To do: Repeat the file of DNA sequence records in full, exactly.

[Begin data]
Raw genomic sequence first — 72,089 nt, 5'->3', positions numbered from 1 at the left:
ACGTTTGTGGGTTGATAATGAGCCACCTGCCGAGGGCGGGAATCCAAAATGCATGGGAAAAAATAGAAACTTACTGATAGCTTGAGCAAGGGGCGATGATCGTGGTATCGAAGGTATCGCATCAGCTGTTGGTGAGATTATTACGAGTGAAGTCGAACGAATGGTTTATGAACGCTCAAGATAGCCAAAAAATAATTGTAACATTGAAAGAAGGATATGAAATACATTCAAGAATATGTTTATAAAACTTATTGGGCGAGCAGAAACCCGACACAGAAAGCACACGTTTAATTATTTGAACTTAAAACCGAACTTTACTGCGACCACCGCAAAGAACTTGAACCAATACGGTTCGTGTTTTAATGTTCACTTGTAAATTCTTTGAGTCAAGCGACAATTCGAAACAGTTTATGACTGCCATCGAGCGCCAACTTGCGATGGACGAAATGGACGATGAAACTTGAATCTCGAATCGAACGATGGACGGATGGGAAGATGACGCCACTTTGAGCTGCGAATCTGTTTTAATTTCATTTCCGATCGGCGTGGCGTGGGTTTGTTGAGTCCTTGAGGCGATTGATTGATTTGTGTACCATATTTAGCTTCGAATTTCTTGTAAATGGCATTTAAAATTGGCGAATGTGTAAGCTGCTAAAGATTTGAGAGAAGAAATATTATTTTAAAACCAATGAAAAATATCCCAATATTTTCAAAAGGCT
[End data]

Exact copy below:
Raw genomic sequence first — 72,089 nt, 5'->3', positions numbered from 1 at the left:
ACGTTTGTGGGTTGATAATGAGCCACCTGCCGAGGGCGGGAATCCAAAATGCATGGGAAAAAATAGAAACTTACTGATAGCTTGAGCAAGGGGCGATGATCGTGGTATCGAAGGTATCGCATCAGCTGTTGGTGAGATTATTACGAGTGAAGTCGAACGAATGGTTTATGAACGCTCAAGATAGCCAAAAAATAATTGTAACATTGAAAGAAGGATATGAAATACATTCAAGAATATGTTTATAAAACTTATTGGGCGAGCAGAAACCCGACACAGAAAGCACACGTTTAATTATTTGAACTTAAAACCGAACTTTACTGCGACCACCGCAAAGAACTTGAACCAATACGGTTCGTGTTTTAATGTTCACTTGTAAATTCTTTGAGTCAAGCGACAATTCGAAACAGTTTATGACTGCCATCGAGCGCCAACTTGCGATGGACGAAATGGACGATGAAACTTGAATCTCGAATCGAACGATGGACGGATGGGAAGATGACGCCACTTTGAGCTGCGAATCTGTTTTAATTTCATTTCCGATCGGCGTGGCGTGGGTTTGTTGAGTCCTTGAGGCGATTGATTGATTTGTGTACCATATTTAGCTTCGAATTTCTTGTAAATGGCATTTAAAATTGGCGAATGTGTAAGCTGCTAAAGATTTGAGAGAAGAAATATTATTTTAAAACCAATGAAAAATATCCCAATATTTTCAAAAGGCT